, a company that's known for aggressively defending its patents (just ask Samsung, which seems to always be involved in patent litigation with the Cupertino outfit), may have bitten off more than it can chew when it designed its custom A7 system-on-chip
(SoC). A newly filed lawsuit by the Wisconsin Alumni Research Foundation (WARF from here on out) accuses Apple of infringing on a patent developed at the University of Wisconsin.
Specially, the lawsuit claims Apple's A7 chip infringes upon U.S. Patent No. 5,781,752. Unless you have a strange fetish for memorizing millions of patents, we'll excuse you for not knowing what that patent covers. It's titled "Table Based Data Speculation Circuit for Parallel Processing Computer" and it was granted to inventors Andreas Moshovos, Scott Breach, Terani Vijaykumar, and Gurindar Sohi. Here's the abstract:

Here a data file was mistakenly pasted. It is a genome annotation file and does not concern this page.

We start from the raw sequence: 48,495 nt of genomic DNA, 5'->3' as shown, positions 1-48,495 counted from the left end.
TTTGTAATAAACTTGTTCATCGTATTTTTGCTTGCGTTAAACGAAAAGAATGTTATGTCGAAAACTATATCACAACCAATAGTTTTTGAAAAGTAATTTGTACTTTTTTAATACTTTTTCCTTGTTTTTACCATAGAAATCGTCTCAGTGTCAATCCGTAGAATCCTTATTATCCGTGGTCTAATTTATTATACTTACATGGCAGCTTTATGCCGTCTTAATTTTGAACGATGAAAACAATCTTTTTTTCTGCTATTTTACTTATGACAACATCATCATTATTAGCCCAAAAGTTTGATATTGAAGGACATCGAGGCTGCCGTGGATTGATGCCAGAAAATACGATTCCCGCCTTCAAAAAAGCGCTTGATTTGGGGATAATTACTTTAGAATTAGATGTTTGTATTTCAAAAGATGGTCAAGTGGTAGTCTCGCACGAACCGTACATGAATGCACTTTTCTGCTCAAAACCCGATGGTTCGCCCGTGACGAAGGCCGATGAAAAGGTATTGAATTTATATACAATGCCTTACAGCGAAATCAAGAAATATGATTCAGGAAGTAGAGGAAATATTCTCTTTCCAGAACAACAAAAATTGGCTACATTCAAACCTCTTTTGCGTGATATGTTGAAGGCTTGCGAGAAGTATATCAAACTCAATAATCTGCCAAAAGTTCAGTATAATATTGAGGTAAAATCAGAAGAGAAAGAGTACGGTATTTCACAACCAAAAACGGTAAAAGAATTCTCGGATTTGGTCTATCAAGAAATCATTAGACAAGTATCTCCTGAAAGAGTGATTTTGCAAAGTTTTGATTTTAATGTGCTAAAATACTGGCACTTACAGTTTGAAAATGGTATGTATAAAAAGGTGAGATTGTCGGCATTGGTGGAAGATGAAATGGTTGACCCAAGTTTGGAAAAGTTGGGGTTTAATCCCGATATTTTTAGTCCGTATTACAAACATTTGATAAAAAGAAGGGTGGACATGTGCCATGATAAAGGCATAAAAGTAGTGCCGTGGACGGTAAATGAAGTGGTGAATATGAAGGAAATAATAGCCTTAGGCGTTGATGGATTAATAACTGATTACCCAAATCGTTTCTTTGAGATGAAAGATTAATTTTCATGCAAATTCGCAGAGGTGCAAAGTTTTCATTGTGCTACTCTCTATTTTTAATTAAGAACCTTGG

"A predictor circuit permits advanced execution of instructions depending for their data on previous instructions by predicting such dependencies based on previous mis-speculations detected at the final stages of processing. Synchronization of dependent instructions is provided by a tablet creating entries for each instance of potential dependency. Tablet entries are created and deleted dynamically to limit total memory requirements,
" states the patent's abstract.
According to the lawsuit, the work demonstrated by this patent "has been recognized as a major milestone in the field of computer microprocessor architecture/design." Several of the inventors listed have won awards based on their contribution to the patent.
As for the lawsuit, WARF claims the patent's technology exists in Apple's 64-bit A7 processor found in the iPhone 5S, iPad Air, and iPad mini with Retina display. Furthermore, the group claims Apple knowingly infringed on the patent since it's cited in several of Apple's own patent applications.